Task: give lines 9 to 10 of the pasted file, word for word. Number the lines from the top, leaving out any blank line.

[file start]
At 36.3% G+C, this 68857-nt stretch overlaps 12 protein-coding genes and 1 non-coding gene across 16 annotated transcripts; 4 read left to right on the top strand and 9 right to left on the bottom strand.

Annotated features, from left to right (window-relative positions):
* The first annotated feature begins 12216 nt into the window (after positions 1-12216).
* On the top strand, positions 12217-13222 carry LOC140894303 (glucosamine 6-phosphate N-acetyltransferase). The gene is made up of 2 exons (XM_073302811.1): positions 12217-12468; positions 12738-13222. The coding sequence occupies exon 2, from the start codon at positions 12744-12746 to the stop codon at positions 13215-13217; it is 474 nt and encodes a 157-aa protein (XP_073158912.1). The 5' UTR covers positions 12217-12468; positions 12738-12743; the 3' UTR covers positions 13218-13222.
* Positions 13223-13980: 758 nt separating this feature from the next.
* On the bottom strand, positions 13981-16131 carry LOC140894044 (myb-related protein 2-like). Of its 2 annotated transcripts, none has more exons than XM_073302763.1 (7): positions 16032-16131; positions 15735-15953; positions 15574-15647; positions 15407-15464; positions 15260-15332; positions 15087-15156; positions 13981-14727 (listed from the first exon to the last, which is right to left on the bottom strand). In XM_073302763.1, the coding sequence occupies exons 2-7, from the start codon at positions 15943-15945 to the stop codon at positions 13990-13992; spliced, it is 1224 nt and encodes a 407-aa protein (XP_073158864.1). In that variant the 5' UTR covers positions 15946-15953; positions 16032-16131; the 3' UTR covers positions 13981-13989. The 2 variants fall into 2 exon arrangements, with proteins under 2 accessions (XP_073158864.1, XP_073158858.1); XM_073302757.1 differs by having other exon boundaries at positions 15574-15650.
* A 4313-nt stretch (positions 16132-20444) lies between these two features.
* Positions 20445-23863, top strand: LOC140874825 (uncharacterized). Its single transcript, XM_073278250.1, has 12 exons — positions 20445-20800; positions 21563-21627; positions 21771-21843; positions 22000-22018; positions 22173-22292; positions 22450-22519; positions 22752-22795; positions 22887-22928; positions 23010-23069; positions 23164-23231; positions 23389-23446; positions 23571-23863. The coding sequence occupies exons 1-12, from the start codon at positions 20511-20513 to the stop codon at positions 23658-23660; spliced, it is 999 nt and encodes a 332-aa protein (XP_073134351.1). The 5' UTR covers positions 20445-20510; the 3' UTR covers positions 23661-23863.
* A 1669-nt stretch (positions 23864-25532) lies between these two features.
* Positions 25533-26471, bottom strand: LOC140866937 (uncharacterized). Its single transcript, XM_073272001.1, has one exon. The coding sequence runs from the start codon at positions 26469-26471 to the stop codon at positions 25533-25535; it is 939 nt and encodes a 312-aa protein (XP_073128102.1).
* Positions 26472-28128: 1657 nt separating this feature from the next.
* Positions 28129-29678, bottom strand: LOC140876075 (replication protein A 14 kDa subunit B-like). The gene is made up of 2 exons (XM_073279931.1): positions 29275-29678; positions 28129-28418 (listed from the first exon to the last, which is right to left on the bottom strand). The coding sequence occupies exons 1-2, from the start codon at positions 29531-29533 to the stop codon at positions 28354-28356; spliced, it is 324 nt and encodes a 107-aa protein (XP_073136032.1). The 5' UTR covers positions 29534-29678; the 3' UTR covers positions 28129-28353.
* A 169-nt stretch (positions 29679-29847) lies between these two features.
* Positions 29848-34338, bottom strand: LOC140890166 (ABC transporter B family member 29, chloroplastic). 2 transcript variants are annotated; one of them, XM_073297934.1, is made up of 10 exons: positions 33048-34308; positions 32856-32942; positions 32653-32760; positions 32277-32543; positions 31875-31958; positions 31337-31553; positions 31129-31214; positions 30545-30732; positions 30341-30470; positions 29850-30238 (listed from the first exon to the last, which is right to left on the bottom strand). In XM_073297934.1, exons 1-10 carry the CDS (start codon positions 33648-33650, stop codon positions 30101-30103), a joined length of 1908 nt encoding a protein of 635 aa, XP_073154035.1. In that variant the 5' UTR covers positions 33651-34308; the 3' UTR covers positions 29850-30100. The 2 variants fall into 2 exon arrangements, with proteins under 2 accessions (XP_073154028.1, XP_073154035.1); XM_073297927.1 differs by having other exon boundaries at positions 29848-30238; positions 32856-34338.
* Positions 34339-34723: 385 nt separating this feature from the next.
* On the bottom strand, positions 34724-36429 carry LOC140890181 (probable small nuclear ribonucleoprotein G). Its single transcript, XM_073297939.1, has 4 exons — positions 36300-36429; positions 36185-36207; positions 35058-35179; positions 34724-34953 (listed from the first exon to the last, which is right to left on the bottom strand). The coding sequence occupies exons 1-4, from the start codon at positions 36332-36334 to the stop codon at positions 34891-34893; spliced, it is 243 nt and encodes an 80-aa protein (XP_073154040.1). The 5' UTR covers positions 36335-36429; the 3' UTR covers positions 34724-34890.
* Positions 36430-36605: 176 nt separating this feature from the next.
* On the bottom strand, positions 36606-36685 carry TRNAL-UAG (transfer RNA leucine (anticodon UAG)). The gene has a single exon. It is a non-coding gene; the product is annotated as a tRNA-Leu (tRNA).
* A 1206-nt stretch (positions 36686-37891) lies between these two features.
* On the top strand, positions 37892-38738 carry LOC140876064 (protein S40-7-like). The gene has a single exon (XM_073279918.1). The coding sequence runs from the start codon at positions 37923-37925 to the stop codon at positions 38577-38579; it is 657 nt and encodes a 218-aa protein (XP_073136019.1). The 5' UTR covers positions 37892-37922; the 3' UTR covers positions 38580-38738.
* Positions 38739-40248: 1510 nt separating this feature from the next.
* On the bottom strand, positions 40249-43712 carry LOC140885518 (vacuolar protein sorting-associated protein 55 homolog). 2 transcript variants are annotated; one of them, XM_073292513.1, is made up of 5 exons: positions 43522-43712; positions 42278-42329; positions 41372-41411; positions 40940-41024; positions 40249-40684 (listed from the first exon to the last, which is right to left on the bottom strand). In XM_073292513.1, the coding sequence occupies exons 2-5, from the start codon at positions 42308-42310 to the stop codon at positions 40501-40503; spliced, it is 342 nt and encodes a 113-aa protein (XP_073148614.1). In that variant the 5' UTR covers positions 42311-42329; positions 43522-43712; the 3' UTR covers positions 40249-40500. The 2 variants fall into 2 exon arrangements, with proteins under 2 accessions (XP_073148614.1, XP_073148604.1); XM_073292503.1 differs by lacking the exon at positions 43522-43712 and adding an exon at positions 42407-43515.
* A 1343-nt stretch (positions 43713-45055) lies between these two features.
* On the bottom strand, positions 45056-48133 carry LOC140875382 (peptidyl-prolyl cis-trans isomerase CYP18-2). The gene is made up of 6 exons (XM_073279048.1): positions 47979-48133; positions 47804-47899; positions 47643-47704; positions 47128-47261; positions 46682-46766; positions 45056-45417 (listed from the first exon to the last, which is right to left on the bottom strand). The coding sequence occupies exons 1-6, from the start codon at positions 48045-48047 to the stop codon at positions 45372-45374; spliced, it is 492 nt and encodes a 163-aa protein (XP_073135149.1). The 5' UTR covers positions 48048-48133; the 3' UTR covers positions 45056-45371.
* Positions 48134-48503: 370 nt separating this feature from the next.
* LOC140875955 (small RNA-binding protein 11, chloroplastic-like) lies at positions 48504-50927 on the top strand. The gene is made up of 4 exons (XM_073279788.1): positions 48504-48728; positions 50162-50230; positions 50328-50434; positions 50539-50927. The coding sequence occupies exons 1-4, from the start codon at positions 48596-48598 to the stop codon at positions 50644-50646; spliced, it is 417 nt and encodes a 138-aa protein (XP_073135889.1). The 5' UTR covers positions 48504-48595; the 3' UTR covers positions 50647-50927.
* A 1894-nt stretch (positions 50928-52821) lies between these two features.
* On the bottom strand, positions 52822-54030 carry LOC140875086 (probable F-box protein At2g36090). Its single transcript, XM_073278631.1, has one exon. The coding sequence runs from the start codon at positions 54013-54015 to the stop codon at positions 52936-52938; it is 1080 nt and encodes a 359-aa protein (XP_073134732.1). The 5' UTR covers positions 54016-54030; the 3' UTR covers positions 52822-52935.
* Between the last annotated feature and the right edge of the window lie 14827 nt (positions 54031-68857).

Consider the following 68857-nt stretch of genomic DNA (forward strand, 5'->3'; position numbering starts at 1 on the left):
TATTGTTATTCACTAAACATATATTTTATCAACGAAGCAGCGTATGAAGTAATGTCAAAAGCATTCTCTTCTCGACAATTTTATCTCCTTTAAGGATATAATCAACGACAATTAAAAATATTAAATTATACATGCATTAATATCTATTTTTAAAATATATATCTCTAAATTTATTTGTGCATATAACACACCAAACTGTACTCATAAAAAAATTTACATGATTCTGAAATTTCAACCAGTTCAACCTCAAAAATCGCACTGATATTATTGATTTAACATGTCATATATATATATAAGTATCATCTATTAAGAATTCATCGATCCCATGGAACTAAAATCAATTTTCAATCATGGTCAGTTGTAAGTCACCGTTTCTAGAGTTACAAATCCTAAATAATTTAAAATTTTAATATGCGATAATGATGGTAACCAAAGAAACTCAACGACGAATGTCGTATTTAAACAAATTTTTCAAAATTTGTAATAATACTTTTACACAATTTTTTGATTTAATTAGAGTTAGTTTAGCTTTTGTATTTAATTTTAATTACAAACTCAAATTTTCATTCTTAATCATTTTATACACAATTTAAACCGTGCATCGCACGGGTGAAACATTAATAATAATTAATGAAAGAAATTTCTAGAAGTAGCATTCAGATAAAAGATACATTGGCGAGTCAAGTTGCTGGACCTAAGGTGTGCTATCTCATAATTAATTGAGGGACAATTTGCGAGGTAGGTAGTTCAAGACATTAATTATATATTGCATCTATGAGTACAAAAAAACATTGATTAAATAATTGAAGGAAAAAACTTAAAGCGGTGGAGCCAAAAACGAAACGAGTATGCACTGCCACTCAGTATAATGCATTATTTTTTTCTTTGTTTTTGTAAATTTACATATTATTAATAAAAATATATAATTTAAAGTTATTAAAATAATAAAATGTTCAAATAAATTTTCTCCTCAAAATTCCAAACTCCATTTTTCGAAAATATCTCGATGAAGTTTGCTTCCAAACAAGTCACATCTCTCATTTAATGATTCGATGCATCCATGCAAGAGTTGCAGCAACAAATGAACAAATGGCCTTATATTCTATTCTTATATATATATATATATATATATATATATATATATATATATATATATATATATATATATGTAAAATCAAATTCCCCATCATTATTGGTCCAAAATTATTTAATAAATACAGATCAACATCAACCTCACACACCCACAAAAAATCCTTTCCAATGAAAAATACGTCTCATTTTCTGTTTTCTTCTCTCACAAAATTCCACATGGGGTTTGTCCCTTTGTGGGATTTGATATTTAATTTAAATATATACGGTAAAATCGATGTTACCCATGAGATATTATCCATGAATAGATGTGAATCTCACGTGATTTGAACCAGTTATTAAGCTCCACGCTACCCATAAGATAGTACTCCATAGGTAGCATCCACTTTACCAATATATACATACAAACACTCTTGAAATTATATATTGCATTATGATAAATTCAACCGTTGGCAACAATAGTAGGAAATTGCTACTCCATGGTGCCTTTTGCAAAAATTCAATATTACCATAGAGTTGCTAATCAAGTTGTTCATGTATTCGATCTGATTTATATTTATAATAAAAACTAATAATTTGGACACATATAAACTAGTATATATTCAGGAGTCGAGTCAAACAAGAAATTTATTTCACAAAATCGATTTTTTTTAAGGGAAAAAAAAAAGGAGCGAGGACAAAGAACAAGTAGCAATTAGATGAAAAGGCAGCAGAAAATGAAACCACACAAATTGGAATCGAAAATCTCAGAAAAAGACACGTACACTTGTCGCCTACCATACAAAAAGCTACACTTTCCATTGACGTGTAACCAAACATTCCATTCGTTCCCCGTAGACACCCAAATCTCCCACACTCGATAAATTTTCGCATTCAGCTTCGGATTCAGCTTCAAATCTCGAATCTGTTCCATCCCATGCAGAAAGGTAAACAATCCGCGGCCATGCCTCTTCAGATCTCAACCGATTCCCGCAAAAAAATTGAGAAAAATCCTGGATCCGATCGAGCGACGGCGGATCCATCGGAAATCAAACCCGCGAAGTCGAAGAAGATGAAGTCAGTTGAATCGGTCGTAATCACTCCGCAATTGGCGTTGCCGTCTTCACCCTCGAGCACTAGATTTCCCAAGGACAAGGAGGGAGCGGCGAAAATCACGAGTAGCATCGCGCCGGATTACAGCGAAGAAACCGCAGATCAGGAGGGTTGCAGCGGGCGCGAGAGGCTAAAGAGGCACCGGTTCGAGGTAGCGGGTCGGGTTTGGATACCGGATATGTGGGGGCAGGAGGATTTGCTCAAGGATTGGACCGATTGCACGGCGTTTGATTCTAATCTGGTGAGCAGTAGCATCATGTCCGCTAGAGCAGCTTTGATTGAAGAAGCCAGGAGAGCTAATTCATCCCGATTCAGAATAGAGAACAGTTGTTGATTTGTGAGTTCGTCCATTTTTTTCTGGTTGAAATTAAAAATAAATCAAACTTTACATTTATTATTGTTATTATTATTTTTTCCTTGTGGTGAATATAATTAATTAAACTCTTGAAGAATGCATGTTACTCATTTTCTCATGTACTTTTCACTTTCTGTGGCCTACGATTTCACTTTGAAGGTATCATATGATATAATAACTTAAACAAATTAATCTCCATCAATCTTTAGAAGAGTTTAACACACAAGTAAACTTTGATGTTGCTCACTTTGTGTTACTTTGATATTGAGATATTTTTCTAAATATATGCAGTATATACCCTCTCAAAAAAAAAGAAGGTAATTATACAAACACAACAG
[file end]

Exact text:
* A 1669-nt stretch (positions 23864-25532) lies between these two features.
* Positions 25533-26471, bottom strand: LOC140866937 (uncharacterized). Its single transcript, XM_073272001.1, has one exon. The coding sequence runs from the start codon at positions 26469-26471 to the stop codon at positions 25533-25535; it is 939 nt and encodes a 312-aa protein (XP_073128102.1).